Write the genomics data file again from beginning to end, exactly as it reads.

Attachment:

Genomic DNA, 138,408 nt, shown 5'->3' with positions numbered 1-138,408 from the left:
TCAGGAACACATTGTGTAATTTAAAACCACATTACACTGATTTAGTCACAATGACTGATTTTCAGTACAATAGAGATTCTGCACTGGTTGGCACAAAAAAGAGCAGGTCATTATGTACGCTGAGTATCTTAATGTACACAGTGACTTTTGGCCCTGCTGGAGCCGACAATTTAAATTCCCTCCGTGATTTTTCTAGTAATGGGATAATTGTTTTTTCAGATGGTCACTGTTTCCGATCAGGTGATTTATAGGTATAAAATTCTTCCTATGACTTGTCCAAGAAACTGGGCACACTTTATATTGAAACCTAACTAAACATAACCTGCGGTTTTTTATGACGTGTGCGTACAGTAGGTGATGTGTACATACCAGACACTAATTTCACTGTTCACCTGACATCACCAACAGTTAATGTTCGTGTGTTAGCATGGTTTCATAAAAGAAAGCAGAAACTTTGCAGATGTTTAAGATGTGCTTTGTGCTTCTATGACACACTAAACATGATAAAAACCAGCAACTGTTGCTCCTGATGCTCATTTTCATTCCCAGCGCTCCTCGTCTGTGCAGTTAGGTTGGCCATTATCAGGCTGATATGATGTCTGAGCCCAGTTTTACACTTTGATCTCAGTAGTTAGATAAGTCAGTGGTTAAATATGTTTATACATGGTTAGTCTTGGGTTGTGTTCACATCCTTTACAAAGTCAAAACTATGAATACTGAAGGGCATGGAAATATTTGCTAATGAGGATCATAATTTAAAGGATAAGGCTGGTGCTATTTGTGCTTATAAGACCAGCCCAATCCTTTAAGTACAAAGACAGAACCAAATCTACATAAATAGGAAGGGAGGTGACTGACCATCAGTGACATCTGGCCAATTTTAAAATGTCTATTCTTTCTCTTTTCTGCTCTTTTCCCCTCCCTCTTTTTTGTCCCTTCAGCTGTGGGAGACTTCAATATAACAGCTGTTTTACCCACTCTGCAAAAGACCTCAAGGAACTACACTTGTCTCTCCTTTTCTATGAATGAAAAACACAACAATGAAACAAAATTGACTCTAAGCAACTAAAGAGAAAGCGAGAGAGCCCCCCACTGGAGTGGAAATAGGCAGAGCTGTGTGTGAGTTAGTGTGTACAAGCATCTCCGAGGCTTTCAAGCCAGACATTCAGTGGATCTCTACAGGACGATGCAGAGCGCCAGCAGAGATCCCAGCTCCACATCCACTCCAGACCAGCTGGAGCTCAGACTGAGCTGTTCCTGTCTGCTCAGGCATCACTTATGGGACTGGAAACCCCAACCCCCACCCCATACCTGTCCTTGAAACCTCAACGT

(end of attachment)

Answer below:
Genomic DNA, 138,408 nt, shown 5'->3' with positions numbered 1-138,408 from the left:
TCAGGAACACATTGTGTAATTTAAAACCACATTACACTGATTTAGTCACAATGACTGATTTTCAGTACAATAGAGATTCTGCACTGGTTGGCACAAAAAAGAGCAGGTCATTATGTACGCTGAGTATCTTAATGTACACAGTGACTTTTGGCCCTGCTGGAGCCGACAATTTAAATTCCCTCCGTGATTTTTCTAGTAATGGGATAATTGTTTTTTCAGATGGTCACTGTTTCCGATCAGGTGATTTATAGGTATAAAATTCTTCCTATGACTTGTCCAAGAAACTGGGCACACTTTATATTGAAACCTAACTAAACATAACCTGCGGTTTTTTATGACGTGTGCGTACAGTAGGTGATGTGTACATACCAGACACTAATTTCACTGTTCACCTGACATCACCAACAGTTAATGTTCGTGTGTTAGCATGGTTTCATAAAAGAAAGCAGAAACTTTGCAGATGTTTAAGATGTGCTTTGTGCTTCTATGACACACTAAACATGATAAAAACCAGCAACTGTTGCTCCTGATGCTCATTTTCATTCCCAGCGCTCCTCGTCTGTGCAGTTAGGTTGGCCATTATCAGGCTGATATGATGTCTGAGCCCAGTTTTACACTTTGATCTCAGTAGTTAGATAAGTCAGTGGTTAAATATGTTTATACATGGTTAGTCTTGGGTTGTGTTCACATCCTTTACAAAGTCAAAACTATGAATACTGAAGGGCATGGAAATATTTGCTAATGAGGATCATAATTTAAAGGATAAGGCTGGTGCTATTTGTGCTTATAAGACCAGCCCAATCCTTTAAGTACAAAGACAGAACCAAATCTACATAAATAGGAAGGGAGGTGACTGACCATCAGTGACATCTGGCCAATTTTAAAATGTCTATTCTTTCTCTTTTCTGCTCTTTTCCCCTCCCTCTTTTTTGTCCCTTCAGCTGTGGGAGACTTCAATATAACAGCTGTTTTACCCACTCTGCAAAAGACCTCAAGGAACTACACTTGTCTCTCCTTTTCTATGAATGAAAAACACAACAATGAAACAAAATTGACTCTAAGCAACTAAAGAGAAAGCGAGAGAGCCCCCCACTGGAGTGGAAATAGGCAGAGCTGTGTGTGAGTTAGTGTGTACAAGCATCTCCGAGGCTTTCAAGCCAGACATTCAGTGGATCTCTACAGGACGATGCAGAGCGCCAGCAGAGATCCCAGCTCCACATCCACTCCAGACCAGCTGGAGCTCAGACTGAGCTGTTCCTGTCTGCTCAGGCATCACTTATGGGACTGGAAACCCCAACCCCCACCCCATACCTGTCCTTGAAACCTCAACGT